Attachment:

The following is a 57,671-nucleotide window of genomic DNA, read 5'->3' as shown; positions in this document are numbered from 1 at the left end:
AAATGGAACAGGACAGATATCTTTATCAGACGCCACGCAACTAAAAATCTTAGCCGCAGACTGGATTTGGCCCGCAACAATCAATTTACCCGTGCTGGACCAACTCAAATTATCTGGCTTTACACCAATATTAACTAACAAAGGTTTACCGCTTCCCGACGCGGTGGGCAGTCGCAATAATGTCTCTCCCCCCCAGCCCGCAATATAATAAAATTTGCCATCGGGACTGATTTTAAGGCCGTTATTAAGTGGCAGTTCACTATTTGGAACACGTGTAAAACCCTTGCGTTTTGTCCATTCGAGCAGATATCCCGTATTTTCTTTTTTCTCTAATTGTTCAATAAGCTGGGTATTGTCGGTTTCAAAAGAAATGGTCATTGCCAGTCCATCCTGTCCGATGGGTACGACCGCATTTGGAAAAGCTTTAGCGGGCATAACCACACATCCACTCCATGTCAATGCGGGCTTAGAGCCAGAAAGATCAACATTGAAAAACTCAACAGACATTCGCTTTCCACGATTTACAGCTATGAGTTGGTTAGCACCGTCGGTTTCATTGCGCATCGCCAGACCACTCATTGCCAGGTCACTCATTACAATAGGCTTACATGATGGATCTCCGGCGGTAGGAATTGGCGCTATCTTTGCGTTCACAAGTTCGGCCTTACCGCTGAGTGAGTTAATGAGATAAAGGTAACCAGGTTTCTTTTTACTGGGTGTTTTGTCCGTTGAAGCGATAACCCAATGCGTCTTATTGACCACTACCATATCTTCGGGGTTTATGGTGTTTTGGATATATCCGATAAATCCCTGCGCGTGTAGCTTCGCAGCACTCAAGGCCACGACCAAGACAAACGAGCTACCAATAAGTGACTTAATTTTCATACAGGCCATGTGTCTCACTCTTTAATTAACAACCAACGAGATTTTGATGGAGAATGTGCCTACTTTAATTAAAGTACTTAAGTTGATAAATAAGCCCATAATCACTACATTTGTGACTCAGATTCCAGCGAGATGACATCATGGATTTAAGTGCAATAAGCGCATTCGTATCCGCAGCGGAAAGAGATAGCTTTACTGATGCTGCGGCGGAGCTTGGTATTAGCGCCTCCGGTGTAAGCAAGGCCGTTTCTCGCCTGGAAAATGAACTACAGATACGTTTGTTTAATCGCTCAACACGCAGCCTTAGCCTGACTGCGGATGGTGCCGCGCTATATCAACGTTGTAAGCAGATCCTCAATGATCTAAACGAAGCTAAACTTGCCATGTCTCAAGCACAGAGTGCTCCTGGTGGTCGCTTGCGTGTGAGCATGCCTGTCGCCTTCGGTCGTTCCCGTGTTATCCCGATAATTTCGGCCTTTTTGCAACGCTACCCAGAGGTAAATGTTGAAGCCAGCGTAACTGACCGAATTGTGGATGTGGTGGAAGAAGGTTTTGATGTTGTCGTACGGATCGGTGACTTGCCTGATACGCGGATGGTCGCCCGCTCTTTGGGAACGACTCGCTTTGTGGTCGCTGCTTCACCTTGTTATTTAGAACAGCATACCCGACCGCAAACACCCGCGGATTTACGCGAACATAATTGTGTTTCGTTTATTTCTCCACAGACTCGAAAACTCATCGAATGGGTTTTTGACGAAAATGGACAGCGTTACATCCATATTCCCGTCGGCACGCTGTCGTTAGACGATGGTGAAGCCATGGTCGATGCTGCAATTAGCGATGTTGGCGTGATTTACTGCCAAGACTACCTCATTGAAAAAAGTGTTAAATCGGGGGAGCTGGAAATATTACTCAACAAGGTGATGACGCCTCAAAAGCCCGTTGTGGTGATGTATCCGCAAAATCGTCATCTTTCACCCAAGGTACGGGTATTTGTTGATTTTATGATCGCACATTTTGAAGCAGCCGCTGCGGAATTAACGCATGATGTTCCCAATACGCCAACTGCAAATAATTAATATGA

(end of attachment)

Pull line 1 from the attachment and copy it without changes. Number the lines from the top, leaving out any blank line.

The following is a 57,671-nucleotide window of genomic DNA, read 5'->3' as shown; positions in this document are numbered from 1 at the left end: